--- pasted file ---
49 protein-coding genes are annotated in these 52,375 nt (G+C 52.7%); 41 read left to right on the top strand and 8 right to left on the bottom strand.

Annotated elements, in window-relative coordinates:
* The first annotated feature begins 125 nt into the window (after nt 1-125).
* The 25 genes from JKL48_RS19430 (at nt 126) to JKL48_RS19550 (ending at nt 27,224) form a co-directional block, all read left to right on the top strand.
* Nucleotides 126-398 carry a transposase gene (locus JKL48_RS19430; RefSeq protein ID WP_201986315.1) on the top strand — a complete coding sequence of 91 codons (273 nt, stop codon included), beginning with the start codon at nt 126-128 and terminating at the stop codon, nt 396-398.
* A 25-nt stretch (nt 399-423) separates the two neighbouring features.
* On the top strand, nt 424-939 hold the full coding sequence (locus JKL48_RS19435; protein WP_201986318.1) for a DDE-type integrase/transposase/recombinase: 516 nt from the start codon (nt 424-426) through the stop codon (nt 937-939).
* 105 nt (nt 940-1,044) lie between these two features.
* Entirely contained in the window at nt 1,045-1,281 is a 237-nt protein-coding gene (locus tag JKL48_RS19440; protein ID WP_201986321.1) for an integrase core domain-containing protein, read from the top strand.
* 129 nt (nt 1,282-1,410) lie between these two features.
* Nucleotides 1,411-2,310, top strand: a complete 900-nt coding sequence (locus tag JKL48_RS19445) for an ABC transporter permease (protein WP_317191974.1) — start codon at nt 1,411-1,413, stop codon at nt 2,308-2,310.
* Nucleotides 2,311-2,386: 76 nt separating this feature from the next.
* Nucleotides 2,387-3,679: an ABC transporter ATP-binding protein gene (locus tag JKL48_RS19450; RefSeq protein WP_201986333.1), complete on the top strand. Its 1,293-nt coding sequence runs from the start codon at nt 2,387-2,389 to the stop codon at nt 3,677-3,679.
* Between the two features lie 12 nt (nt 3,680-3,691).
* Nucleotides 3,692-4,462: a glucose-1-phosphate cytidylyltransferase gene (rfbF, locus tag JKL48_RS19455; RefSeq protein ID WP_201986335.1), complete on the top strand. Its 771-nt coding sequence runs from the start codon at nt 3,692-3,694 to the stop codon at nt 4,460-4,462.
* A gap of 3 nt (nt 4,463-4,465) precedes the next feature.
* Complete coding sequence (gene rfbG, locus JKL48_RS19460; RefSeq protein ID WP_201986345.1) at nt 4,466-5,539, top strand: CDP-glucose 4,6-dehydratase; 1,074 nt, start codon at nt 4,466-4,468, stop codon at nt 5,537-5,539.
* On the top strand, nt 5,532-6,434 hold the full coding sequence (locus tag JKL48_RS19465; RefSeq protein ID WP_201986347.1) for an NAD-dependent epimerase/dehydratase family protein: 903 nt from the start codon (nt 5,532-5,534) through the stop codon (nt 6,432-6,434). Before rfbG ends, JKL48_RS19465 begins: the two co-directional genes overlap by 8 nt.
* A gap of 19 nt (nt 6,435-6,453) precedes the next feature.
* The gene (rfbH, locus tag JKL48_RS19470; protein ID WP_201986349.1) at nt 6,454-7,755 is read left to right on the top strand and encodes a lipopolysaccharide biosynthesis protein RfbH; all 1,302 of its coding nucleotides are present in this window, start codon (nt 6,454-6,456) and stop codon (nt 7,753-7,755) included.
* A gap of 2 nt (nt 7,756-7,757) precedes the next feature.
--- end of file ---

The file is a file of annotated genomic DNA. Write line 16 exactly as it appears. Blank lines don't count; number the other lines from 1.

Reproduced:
* A gap of 3 nt (nt 4,463-4,465) precedes the next feature.